BROOKLYN CENTER, Minnesota – A decision whether or not to charge the former Minnesota cop who shot dead Daunte Wright, 20, during a traffic stop could come as early as Wednesday, a prosecutor said.
Kim Potter, a 26-year veteran of the Brooklyn Center Police Department, resigned Tuesday as calls for justice for Wright echoed throughout Minnesota this week.
The former city police chief, who also resigned on Tuesday, said Potter accidentally grabbed his gun when she believed to be Tasing Wright. Wright’s family rejected the police characterizing their son’s death as an “accident” and called Potter to account.
The Hennepin County District Attorney’s Office handed over any charging decision to Washington County District Attorney Pete Orput earlier this week, as the state’s Bureau of Criminal Apprehension is investigating the case.
Orput’s office did not respond to USA TODAY’s request for comment on Tuesday, but Orput told the Star-Tribune and WCCO-AM that he hoped to have a decision by Wednesday.
Local prosecutors in the Minneapolis area agreed last year to refer cases involving the use of lethal force by police to prosecutors in other jurisdictions.
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Wright’s death on Sunday sparked protests around Minneapolis, an area already under threat as the trial of former cop Derek Chauvin in the George Floyd murder entered its third week of testimony. Brooklyn Center is approximately 10 miles north of Minneapolis.
Floyd’s family joined Wright’s family at a press conference on Tuesday, hosted by civil rights lawyer Ben Crump, where both families called for greater accountability of police officers.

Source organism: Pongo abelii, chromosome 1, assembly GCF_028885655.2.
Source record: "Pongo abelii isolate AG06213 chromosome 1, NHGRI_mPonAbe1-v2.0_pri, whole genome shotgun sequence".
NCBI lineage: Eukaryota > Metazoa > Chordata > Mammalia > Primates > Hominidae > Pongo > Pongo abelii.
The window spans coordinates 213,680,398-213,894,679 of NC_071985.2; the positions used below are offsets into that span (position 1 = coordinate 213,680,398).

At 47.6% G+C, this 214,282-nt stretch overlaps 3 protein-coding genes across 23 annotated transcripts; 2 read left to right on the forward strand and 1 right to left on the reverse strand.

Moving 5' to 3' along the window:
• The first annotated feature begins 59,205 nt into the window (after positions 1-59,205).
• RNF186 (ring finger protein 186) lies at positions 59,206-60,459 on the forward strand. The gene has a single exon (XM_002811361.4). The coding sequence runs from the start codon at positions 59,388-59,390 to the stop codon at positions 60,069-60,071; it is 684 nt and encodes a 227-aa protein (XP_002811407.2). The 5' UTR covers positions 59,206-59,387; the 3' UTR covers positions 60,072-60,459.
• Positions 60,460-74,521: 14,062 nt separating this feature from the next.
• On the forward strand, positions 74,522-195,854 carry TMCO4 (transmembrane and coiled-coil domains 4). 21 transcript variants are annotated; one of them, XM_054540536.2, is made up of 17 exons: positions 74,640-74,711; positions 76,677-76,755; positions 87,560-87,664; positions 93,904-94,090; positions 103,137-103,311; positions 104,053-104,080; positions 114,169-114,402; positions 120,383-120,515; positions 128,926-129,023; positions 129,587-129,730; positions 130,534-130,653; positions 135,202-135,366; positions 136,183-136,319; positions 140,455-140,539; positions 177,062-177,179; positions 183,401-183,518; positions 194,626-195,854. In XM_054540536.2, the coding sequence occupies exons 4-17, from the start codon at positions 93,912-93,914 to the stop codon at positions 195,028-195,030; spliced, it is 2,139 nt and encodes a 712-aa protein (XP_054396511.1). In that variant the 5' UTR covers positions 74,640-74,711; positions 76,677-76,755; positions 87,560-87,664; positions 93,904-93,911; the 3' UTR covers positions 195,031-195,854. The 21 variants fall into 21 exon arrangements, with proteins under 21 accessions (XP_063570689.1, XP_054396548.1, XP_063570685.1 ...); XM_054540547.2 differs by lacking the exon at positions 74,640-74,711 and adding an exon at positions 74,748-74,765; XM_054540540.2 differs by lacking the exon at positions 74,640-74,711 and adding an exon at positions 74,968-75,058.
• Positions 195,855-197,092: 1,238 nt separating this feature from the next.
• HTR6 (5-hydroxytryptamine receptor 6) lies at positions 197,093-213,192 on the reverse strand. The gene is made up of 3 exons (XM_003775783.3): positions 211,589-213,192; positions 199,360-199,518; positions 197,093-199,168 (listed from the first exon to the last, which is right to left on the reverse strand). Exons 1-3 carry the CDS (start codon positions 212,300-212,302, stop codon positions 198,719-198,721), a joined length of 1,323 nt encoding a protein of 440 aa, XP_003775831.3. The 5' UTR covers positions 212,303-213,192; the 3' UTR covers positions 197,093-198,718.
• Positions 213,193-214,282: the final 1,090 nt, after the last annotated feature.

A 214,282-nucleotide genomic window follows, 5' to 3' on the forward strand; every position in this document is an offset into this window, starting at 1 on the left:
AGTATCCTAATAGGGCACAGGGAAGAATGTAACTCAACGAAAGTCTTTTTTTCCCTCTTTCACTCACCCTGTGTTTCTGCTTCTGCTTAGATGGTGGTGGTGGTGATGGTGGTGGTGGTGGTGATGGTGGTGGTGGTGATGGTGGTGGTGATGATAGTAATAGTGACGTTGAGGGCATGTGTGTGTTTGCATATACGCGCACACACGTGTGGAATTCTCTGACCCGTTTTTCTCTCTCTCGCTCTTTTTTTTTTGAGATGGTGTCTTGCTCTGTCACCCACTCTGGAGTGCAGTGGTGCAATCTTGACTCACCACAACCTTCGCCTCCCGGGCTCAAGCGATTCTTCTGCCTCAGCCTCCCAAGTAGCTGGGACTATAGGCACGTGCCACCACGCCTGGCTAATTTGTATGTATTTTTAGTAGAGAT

“I never imagined that was what was going to happen,” Wright’s mother Katie Wright said Tuesday, recounting the last moments in her son’s life during a traffic stop.
Katie Wright said her son called her after being arrested. Wright told his mother that police said he had air fresheners in his rearview mirror. Police later said they arrested Wright for an expired recording.
Wright had an outstanding warrant, which prompted officers to ask him to get out of his vehicle, police said. Katie Wright said she heard the meeting take place on the phone before she hung up. When she called back, the woman in the car with Wright responded with a video call and showed Wright sitting in the driver’s seat lifeless.
Camera footage from Potter’s body, released on Monday, showed Potter approaching Wright as another officer began to stop him. Wright appeared to fit into the driver’s seat in a scuffle, and Potter drew his gun. Potter is heard yelling “Taser” before firing.
Wright’s family and many in the Brooklyn Center community questioned that Potter couldn’t have realized she was holding her gun. Former police chief Tim Gannon said on Monday officers were trained to keep their guns on their dominant side and their Taser on the other.
“After 26 years, you would think you know which side your gun is on and which side is your Taser. You know the weight of your gun and the weight of your Taser, ”Crump said Tuesday.
Protest Updates:60 people arrested in connection with the Brooklyn Center protests; protesters across the country call for justice
The area was under curfew for another night on Tuesday, but protesters and police clashed outside the Brooklyn Center police headquarters.
Hundreds of people gathered around the building now surrounded by concrete barriers and a high metal fence. Police in riot gear and National Guard soldiers kept watch. “Murderapolis” was scrawled with black spray paint on a concrete barrier.
About 90 minutes before the curfew deadline, state police announced over loudspeakers that the gathering had been declared illegal and ordered the crowds to disperse. This quickly sparked clashes, with protesters throwing fireworks at the train station and throwing objects at police, who threw flashbangs and gas grenades, then marched in a line to repel the crowds.
At a press conference Wednesday morning, Minnesota State Patrol Col. Matt Langer said about 60 people had been arrested in connection with the Brooklyn Center protests ranging from “the riot and criminal behavior “and urged the public for help.
Meanwhile, the marches drew crowds elsewhere, including Chicago, Dallas, Seattle, Sacramento, California, and Columbus, Ohio.
Contribution: Elinor Aspergen and Dennis Wagner